People hoping to profit from the death of nearly 50 exotic animals that escaped from a farm in Zanesville, Ohio, after the preserve owner shot and killed himself, have been contacting the sheriff's office, interested in taking the animals to a taxidermist.
"We've gotten calls and e-mails about what [is] going to happen to the animals ... could they be obtained for these types of things," said Muskingum County Sheriff Matt Lutz. "There's a lot of people who would pay a lot of money to get these animals."
But Lutz is cracking down.
The location of the 49 animals buried on the property has not been disclosed, Lutz said, adding, "Anybody caught on that property looking for it will be charged with criminal trespassing."
Earlier this week officers stopped a group of people from stealing the dead body of a lion.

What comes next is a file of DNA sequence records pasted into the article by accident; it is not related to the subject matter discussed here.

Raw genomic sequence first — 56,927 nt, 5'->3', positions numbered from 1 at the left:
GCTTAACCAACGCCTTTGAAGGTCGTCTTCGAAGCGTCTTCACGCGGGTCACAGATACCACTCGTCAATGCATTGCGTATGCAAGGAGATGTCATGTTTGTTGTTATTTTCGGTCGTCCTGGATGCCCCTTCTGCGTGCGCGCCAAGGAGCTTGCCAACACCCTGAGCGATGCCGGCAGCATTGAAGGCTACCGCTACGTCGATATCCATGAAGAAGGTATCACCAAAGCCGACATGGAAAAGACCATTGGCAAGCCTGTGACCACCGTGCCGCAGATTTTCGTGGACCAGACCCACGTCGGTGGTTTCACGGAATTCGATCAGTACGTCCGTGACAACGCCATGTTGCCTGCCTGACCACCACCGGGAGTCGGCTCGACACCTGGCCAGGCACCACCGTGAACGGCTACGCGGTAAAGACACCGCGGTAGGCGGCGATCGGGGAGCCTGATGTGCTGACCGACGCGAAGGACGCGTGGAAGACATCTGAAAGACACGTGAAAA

"They were taken into custody," Lutz said.
Marion Thompson, the widow of farm owner Terry Thompson, who was found dead in the driveway after shooting himself and setting his animals free, is now manning the property, watching out for thieves.
"Hopefully nobody would be that morbid that they will want to go to do that," said Lutz. "I can guarantee you one thing, if it does happen we will pursue them to the greatest length to charge them."
Thompson's wife, he said, is "very distraught" about the loss of her husband and animals, many of which "were like kids to her," Lutz said. "She probably spent more time with these animals than some parents do spend with their kids."
Farm Animals May Have Come from Auctions
Officers avoided a potentially catastrophic disaster, using pistols and high-powered rifles to take down nearly 50 of the dangerous animals. Only one animal remains unaccounted for -- a macaque monkey that Lutz says was probably eaten by a large cat.
It's unclear where preserve owner Terry Thompson found his menagerie of exotics.
"I've heard that some were rescues," Lutz said. "I've heard that some were bought at auction."
Officers didn't find any evidence that Thompson had been trying to breed them.